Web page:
NEWTON, Iowa (Friday, July 19, 2019) – Team Penske’s Simon Pagenaud is on a drive to win his second NTT IndyCar Series championship, and he is doing so with excellence at various types of tracks.
A week after winning the Toronto street race from the pole, the winner of the large-oval Indianapolis 500 captured Friday’s NTT P1 Award at Iowa Speedway, the season’s smallest track. Pagenaud will lead a field of 22 cars to the green flag of Saturday’s Iowa 300 (7 p.m. ET, NBCSN, the Advance Auto Parts INDYCAR Radio Network and SiriusXM Channel 209).
The number of laps in Friday’s qualifying is half of what is required at Indianapolis Motor Speedway, but it’s no less intense. The laps are quick and busy, a 17-second blur over 7/8th of a mile. Only Pagenaud completed the two laps at an average speed in excess of 180 mph.
The ability to excel in different disciplines is what Pagenaud is most proud of.
“We do superspeedways, one-and-a-half-mile speedways, short ovals, street courses, road courses,” he said. “To win a championship here, you need to be really complete. It takes a lifetime to be a complete driver, let me tell you.
“But that’s what I enjoy about INDYCAR – the diversity in skills, in tracks. I think for the fans, they get everything they want to see throughout the season.”
Pagenaud’s 180.073 mph run produced his third pole of the season and second in four years at this venue. He will receive a bonus point for the effort, drawing him to 38 points of the series lead with six remaining races. As competitive as the series is, each point matters.
Pagenaud still trails teammate Josef Newgarden, the series points leader, and Andretti Autosport’s Alexander Rossi, who is four points behind Newgarden. Scott Dixon of Chip Ganassi Racing is 86 points out of the top spot.
Team Penske drivers swept the top three qualifying positions with Will Power second (179.589 mph) and Newgarden third (179.449). It is the fifth consecutive year one of Roger Penske’s drivers have won the pole, with Power securing the previous two. But nothing will be a given during Saturday’s race, especially with the traffic typically created by short-oval racing. Last year there were 234 passes for position and 955 overall.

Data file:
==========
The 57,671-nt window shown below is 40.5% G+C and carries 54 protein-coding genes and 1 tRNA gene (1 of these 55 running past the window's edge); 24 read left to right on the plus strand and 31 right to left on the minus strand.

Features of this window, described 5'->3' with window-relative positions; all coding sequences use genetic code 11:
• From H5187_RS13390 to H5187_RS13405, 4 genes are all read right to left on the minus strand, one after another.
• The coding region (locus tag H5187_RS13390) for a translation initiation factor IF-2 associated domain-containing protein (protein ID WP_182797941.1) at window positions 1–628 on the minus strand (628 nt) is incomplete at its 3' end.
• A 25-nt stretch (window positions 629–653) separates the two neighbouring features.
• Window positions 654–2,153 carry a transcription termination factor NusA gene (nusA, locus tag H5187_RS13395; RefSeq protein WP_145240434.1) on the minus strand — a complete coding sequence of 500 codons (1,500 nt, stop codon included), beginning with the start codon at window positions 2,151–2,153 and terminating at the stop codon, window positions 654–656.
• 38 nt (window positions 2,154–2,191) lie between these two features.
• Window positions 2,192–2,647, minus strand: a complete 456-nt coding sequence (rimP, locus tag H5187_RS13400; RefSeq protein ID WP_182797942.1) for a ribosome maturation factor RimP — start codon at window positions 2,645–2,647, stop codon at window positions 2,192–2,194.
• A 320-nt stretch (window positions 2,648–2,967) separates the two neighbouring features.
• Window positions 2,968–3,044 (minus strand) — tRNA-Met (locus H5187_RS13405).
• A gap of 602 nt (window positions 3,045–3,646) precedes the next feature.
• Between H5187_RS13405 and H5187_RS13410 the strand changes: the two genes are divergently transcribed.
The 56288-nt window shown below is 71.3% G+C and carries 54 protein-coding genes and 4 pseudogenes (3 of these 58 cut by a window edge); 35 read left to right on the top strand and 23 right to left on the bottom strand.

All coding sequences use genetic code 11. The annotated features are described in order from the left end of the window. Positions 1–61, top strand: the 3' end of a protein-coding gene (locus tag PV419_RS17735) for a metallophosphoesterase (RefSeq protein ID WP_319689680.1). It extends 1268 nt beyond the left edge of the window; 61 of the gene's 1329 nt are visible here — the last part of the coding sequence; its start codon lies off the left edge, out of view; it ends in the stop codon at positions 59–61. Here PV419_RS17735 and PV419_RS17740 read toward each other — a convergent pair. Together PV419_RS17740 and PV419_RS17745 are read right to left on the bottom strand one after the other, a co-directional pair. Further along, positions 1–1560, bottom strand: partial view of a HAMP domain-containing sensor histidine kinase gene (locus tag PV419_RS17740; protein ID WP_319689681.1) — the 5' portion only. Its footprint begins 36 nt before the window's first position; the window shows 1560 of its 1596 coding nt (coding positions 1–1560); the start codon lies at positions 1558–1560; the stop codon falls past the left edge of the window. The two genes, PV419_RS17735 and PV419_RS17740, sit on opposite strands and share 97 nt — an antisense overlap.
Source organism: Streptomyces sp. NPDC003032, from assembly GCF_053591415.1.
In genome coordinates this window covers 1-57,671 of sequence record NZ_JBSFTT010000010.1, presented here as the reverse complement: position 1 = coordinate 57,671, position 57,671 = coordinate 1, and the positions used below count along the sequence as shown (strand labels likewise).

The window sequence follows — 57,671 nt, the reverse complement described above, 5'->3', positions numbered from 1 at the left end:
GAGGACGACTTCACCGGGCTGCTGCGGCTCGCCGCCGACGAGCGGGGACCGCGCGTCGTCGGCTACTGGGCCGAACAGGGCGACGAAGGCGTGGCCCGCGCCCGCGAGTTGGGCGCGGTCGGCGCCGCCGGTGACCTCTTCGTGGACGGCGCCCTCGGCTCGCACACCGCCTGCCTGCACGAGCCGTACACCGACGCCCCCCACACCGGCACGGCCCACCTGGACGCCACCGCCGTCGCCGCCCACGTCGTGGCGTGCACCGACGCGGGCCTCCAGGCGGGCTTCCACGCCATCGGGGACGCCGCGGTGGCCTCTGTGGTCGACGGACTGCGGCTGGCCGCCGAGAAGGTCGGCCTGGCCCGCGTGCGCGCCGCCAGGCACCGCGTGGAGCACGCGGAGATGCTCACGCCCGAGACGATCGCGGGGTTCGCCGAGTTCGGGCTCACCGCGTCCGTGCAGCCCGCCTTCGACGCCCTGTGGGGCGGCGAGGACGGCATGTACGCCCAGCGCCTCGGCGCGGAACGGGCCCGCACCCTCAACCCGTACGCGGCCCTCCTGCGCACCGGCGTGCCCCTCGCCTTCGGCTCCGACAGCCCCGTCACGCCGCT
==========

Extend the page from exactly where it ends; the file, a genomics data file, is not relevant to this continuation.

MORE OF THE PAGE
Team Penske’s only race win at Iowa came in 2017 with Helio Castroneves. Last year, Newgarden led 229 of the 300 laps, but was forced to settle for a fourth-place finish when three other drivers passed on a late chance to pit for new tires. No pole winner has won the Iowa race.
“You make one mistake (and) you can find yourself a lap behind (the leader),” Pagenaud said. “It’s important to stay on top of your game the whole time. It’s also important not to freak out. When the (car’s) balance goes away, sometimes you tend to get stressed out and gain a sense of urgency. That’s when you make more mistakes.
“Very important to keep your emotions in check, but also you have to be aggressive. You can’t go through traffic without being aggressive. It’s a very fine line. It’s very difficult to find that (proper) rhythm.”
Friday’s qualifying was held amid searing heat, with track temperatures pushing 135 degrees. Conditions figure to be better for the race, which should end a half-hour after official sunset. How competitors manage tires will help determine the outcome.
Takuma Sato of Rahal Letterman Lanigan Racing qualified fourth (177.646 mph) with James Hinchcliffe of Arrow Schmidt Peterson Motorsports fifth (176.200 mph) and Rossi sixth (176.057 mph). Dixon qualified eighth at 175.725 mph.
Among the top title contenders, only Newgarden is a former race winner here.